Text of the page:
A. Introductory considerations
B. What is the perfection to which Christians are called in this life?
C. How does charity grow toward perfection?
D. Perfection especially to be sought by bishops and priests
E. Some serious errors to be avoided in thinking about progress toward perfection
F. What is prayer and why is it primary among Christian acts?
G. Further considerations on the necessity of prayer
H. The centrality of Jesus in Christian prayer
I. What characteristics ought to mark Christian prayer?
J. The problem of petitionary prayer
K. Why should liturgical prayer be the center of each Christian’s prayer life?
L. Some further considerations concerning liturgical prayer
M. Is every Christian called to contemplative prayer?
N. Further reflections on contemplative prayer
O. Some reflections on the psychology of prayer and on distractions
P. Charismatic renewal
Q. What is the role of sacramentals and devotions in Christian life?
R. Why should priests especially cultivate prayer?
Open Chapter 31 (PDF)
The second chapter of Part Seven is fourteen pages long and is divided into fourteen sections:
A. Introductory remarks; Trent on the sacraments in general
B. Background and a preliminary summary
C. What are the sacraments insofar as they are Christian moral principles?
D. Further aspects of the reality of the sacraments
E. What is God’s part in the sacramental cooperation?
F. What is the human action of our glorified Lord in the sacraments?
G. The Church’s action in the sacraments
H. What is the importance of the recipient’s action in sacramental cooperation?
I. What is the importance of baptism?
J. On infant baptism
K. How are preaching, conversion, and faith related to baptism?
L. How is baptism related to one’s sharing in the Church and in divine life?
M. What are the implications of baptism for the moral life of Christians?
N. The basic life of prayer and devotion suited to all the baptized
Open Chapter 32 (PDF)
The third chapter of Part Seven is eleven pages long and is divided into twelve sections:
A. Introductory considerations
B. What is the specific aspect of Christian life consecrated in confirmation?
C. Further considerations on the professing of faith
D. Scriptural data and the sacrament of confirmation
E. How are apostolate and confirmation related to each other?
F. Should one’s whole life be lived as a response to one’s personal vocation?
G. A note on recreation
H. Why are strength and courage the special graces of confirmation?
I. What catechetical formation is appropriate for confirmation?
J. How is discernment of spirits to be practiced?
K. What forms of prayer and devotion are appropriate to the apostolate?
L. How is the sacrament of orders related to confirmation?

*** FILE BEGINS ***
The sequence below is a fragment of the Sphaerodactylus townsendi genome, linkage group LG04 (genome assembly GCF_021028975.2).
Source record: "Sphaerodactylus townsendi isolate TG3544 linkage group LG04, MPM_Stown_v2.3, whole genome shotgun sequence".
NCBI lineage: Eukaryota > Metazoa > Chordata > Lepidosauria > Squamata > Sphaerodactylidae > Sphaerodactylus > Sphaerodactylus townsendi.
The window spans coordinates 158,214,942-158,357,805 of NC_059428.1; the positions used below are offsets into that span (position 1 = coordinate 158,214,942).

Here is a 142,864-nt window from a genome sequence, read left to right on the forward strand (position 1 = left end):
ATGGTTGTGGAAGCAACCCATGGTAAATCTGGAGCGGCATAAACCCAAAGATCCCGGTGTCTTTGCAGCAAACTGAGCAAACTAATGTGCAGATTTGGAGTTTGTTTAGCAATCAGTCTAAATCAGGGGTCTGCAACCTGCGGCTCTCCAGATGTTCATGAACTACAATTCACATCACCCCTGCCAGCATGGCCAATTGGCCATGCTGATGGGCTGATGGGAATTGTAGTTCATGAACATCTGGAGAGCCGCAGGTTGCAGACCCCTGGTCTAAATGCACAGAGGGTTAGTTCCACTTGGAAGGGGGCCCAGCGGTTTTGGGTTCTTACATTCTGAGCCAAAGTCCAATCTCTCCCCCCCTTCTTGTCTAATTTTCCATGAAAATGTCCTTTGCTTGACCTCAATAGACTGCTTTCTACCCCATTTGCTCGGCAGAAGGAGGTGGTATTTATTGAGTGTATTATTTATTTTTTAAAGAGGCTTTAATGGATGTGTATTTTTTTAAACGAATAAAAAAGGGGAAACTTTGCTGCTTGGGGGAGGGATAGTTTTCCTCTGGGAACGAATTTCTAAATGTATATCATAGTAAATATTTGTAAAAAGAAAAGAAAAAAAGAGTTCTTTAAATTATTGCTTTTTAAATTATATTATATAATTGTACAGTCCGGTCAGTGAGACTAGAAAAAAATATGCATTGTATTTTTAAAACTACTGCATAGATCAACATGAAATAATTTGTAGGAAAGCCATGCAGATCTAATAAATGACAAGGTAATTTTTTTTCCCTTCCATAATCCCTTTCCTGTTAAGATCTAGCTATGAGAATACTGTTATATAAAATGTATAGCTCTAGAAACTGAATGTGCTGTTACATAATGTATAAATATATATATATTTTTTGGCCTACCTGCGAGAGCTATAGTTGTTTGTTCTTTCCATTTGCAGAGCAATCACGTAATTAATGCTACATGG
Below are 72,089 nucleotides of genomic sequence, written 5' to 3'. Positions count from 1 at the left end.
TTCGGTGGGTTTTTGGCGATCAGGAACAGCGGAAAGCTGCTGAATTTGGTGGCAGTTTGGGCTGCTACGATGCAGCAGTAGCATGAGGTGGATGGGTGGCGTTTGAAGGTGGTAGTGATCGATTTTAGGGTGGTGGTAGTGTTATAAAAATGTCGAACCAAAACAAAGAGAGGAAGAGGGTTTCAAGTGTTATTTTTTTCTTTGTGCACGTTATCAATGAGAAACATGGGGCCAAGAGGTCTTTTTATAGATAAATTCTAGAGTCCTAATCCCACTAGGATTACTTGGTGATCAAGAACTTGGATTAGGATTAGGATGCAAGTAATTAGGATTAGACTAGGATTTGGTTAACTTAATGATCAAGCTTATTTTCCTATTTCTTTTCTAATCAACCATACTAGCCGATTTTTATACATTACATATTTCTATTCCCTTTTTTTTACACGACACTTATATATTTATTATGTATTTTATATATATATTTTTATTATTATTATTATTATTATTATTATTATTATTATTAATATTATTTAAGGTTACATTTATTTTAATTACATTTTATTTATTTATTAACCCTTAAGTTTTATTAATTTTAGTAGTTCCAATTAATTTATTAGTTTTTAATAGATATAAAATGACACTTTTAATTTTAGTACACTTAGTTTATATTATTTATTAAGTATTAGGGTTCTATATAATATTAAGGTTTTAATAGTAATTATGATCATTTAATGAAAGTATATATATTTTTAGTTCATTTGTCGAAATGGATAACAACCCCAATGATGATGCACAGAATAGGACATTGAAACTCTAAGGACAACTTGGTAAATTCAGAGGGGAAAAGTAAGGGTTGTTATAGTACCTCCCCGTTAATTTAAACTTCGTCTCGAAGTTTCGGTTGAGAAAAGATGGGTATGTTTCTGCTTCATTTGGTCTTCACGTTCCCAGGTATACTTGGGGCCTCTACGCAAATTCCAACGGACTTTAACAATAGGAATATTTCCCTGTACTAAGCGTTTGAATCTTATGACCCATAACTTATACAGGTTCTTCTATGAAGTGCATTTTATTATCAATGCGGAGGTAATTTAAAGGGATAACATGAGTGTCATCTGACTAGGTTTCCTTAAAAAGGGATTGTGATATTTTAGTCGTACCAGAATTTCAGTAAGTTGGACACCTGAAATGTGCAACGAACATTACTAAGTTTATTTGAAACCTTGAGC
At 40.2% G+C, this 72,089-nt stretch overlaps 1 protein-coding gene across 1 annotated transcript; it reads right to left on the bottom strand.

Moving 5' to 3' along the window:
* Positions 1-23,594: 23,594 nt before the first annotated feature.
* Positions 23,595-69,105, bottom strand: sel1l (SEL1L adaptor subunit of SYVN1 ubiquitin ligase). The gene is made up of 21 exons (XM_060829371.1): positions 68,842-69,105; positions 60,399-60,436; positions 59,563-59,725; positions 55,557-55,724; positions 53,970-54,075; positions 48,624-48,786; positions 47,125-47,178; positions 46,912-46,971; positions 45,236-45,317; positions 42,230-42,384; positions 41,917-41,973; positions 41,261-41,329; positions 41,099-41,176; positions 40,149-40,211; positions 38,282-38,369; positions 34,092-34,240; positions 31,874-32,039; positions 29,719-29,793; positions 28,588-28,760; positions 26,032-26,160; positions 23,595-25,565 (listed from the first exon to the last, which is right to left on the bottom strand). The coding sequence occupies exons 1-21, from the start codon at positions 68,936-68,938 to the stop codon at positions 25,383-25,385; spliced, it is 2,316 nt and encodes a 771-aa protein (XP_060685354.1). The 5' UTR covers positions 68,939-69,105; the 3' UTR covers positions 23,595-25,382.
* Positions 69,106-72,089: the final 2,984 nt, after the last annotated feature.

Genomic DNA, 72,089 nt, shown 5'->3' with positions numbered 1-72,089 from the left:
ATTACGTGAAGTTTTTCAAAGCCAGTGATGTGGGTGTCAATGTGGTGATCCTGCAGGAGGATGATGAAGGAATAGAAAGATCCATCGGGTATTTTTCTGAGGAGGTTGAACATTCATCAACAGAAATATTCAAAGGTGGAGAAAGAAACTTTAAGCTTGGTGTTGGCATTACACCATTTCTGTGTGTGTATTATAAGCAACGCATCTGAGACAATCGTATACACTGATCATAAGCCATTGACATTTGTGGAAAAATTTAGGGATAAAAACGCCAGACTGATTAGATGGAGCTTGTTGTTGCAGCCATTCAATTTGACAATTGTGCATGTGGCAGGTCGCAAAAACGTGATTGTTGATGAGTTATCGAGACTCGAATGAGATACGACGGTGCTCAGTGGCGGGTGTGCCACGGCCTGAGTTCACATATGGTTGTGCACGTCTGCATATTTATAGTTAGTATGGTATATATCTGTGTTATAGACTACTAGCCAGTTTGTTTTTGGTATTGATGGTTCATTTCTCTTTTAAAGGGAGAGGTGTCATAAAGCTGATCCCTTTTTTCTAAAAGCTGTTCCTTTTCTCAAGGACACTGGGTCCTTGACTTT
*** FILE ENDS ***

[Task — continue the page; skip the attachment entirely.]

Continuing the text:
Open Chapter 33 (PDF)
The fourth chapter of Part Seven is thirteen pages long and is divided into sixteen sections:
A. Christian life as pilgrimage
B. The necessity of penance in addition to baptism
C. What is the essential fruit of the sacrament of reconciliation?
D. What does contrition contribute to reconciliation?
E. The confession of sins
F. How does penance organize the entire life of a Christian?
G. Likeness to Jesus in the penitential life
H. What are the primary forms of penance suited to us today?
I. On the Christian use of mass media
J. How is restitution different from penance?
K. At what age should Catholics begin to receive the sacrament of reconciliation?
L. How does the sacrament of the anointing of the sick complete penance?
M. The sacrament of anointing and death
N. How are purgatory and indulgences related to penance?
O. Prayers and devotional practices appropriate to Christian life as penitential
P. The penitential dimension of priestly life
Open Chapter 34 (PDF)
The fifth chapter of Part Seven is ten pages long and is divided into thirteen sections:
A. The complexity and simplicity of the Eucharist
B. How is sharing in the Eucharist sharing in the sacrifice of Christ?
C. How does the Eucharist nourish spiritually those who live with Jesus’ life?
D. Some theological errors concerning the Eucharist
E. How does the Eucharist transform Christian moral life?
F. How is the Eucharist a pledge of glory?
G. How does the Eucharist constitute the Church?
H. How the Eucharist transforms culture and history
I. How does the sacrament of marriage relate to the Eucharistic life?
J. How does the Liturgy of the Hours extend the Eucharist throughout one’s life?
K. What is required of the priest by his special role in the Eucharist?
L. Prayer and devotion especially appropriate to the Eucharistic life
M. Adoro Te devote
Open Chapter 35 (PDF)